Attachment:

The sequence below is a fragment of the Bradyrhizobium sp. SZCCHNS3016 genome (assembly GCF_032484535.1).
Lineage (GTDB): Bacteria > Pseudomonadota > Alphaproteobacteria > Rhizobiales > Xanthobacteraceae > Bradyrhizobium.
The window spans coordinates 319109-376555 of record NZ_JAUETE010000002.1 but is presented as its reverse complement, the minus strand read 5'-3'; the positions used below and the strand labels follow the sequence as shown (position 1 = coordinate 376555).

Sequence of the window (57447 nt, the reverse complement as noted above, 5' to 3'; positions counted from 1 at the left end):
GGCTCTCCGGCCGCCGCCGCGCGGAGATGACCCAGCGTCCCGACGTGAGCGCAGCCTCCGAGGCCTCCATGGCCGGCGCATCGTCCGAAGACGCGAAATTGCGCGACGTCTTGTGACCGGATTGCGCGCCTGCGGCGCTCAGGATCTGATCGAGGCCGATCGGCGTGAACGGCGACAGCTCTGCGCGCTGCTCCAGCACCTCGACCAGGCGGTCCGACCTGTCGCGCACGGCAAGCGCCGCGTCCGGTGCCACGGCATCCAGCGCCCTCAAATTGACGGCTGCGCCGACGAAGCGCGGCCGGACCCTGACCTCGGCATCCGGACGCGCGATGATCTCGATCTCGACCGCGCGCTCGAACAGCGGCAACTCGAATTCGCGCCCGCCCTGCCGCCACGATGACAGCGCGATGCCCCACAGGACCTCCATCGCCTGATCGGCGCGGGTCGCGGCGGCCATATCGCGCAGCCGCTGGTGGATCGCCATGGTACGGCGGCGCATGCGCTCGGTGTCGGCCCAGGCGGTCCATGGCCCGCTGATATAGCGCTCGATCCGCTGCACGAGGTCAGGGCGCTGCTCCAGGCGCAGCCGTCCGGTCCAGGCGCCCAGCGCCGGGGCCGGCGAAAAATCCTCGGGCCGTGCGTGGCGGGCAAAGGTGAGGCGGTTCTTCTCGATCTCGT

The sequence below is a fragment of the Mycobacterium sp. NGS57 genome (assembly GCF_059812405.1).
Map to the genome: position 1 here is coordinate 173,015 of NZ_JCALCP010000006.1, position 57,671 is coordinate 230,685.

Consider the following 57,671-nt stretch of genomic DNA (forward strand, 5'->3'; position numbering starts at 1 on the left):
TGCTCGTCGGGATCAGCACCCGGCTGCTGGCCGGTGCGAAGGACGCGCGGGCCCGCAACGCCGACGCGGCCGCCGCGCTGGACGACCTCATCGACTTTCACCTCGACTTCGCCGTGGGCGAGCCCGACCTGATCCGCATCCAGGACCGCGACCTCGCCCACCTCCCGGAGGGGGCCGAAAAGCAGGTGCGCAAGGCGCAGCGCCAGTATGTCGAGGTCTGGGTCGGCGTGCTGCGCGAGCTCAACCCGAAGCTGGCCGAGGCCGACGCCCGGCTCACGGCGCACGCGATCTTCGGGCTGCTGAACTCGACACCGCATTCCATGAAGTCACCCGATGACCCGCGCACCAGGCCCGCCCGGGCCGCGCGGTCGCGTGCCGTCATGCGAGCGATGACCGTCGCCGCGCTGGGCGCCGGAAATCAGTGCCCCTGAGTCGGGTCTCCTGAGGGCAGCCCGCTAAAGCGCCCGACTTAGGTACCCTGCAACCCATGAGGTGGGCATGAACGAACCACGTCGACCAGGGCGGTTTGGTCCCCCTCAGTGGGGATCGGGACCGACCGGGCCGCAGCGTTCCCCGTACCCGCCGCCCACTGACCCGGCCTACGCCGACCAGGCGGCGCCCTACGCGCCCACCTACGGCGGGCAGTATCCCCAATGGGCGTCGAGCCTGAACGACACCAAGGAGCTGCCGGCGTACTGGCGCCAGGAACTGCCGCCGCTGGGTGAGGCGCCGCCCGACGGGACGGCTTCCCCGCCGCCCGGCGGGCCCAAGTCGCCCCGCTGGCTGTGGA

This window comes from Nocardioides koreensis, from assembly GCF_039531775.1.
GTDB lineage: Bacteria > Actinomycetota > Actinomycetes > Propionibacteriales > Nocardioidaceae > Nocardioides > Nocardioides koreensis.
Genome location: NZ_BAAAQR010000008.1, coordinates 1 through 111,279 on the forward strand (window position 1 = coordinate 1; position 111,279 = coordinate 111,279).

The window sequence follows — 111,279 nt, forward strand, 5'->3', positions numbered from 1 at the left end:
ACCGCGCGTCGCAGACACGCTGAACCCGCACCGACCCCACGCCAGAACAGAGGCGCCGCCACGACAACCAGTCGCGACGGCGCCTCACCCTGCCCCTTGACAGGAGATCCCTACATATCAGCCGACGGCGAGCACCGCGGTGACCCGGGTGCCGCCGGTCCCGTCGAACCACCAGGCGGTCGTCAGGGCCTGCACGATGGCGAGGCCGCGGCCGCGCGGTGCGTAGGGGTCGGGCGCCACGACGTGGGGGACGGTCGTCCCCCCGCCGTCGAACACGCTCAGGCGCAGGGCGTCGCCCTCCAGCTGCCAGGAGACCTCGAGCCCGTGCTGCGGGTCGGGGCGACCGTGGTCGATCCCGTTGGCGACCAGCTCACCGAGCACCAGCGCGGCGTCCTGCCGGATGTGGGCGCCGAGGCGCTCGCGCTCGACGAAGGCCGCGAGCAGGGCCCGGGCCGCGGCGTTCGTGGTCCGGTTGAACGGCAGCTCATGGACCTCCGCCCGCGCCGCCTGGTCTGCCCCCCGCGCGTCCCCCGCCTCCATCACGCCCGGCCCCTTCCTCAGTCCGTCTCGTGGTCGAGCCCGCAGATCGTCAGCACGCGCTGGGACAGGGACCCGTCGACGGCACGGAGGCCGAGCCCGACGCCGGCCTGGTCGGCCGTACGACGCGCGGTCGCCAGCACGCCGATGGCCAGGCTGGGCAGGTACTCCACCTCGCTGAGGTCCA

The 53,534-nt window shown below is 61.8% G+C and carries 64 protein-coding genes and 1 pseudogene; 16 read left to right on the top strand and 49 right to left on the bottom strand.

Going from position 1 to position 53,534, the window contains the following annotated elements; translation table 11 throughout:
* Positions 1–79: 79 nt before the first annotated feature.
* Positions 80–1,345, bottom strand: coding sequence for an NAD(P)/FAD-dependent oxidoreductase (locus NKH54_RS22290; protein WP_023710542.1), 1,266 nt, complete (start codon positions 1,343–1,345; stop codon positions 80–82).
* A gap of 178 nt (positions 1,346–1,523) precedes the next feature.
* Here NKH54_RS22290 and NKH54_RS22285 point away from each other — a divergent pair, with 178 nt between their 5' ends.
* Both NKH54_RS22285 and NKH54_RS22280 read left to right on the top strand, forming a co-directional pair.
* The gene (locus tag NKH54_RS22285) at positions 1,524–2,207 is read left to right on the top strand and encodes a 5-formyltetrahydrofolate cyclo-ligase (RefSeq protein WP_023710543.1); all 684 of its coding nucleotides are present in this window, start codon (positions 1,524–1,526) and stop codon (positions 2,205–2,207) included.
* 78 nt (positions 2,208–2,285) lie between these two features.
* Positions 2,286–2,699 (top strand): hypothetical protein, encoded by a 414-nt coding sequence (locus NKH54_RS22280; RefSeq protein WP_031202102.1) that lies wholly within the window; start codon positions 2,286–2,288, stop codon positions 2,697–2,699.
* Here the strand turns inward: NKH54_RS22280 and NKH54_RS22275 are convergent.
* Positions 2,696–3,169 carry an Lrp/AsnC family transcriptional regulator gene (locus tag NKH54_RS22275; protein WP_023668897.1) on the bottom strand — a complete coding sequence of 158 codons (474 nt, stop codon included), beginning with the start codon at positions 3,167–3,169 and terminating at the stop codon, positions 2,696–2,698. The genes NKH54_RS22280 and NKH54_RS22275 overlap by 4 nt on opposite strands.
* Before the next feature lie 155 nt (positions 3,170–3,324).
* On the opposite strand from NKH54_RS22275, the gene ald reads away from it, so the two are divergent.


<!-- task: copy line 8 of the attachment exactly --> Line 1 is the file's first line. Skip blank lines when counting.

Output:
Consider the following 57,671-nt stretch of genomic DNA (forward strand, 5'->3'; position numbering starts at 1 on the left):